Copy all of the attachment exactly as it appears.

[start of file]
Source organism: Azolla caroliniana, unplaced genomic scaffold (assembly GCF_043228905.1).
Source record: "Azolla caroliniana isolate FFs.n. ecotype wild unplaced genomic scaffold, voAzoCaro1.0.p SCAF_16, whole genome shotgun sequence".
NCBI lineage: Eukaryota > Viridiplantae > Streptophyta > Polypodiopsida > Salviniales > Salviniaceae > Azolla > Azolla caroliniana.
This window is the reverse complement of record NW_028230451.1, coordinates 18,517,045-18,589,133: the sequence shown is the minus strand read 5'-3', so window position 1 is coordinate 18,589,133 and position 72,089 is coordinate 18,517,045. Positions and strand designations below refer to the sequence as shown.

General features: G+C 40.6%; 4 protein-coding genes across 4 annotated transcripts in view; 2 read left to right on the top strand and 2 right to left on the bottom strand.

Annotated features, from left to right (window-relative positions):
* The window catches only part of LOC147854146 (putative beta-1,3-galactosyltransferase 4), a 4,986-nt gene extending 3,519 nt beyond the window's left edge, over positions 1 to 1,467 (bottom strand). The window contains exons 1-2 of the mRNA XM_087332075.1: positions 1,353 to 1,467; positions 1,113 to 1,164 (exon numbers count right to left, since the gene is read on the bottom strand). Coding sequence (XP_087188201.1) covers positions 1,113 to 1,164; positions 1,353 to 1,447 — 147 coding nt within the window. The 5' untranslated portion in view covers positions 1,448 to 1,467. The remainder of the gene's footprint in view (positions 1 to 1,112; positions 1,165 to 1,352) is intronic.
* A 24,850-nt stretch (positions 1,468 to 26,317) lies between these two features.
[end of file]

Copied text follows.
Source organism: Azolla caroliniana, unplaced genomic scaffold (assembly GCF_043228905.1).
Source record: "Azolla caroliniana isolate FFs.n. ecotype wild unplaced genomic scaffold, voAzoCaro1.0.p SCAF_16, whole genome shotgun sequence".
NCBI lineage: Eukaryota > Viridiplantae > Streptophyta > Polypodiopsida > Salviniales > Salviniaceae > Azolla > Azolla caroliniana.
This window is the reverse complement of record NW_028230451.1, coordinates 18,517,045-18,589,133: the sequence shown is the minus strand read 5'-3', so window position 1 is coordinate 18,589,133 and position 72,089 is coordinate 18,517,045. Positions and strand designations below refer to the sequence as shown.

General features: G+C 40.6%; 4 protein-coding genes across 4 annotated transcripts in view; 2 read left to right on the top strand and 2 right to left on the bottom strand.

Annotated features, from left to right (window-relative positions):
* The window catches only part of LOC147854146 (putative beta-1,3-galactosyltransferase 4), a 4,986-nt gene extending 3,519 nt beyond the window's left edge, over positions 1 to 1,467 (bottom strand). The window contains exons 1-2 of the mRNA XM_087332075.1: positions 1,353 to 1,467; positions 1,113 to 1,164 (exon numbers count right to left, since the gene is read on the bottom strand). Coding sequence (XP_087188201.1) covers positions 1,113 to 1,164; positions 1,353 to 1,447 — 147 coding nt within the window. The 5' untranslated portion in view covers positions 1,448 to 1,467. The remainder of the gene's footprint in view (positions 1 to 1,112; positions 1,165 to 1,352) is intronic.
* A 24,850-nt stretch (positions 1,468 to 26,317) lies between these two features.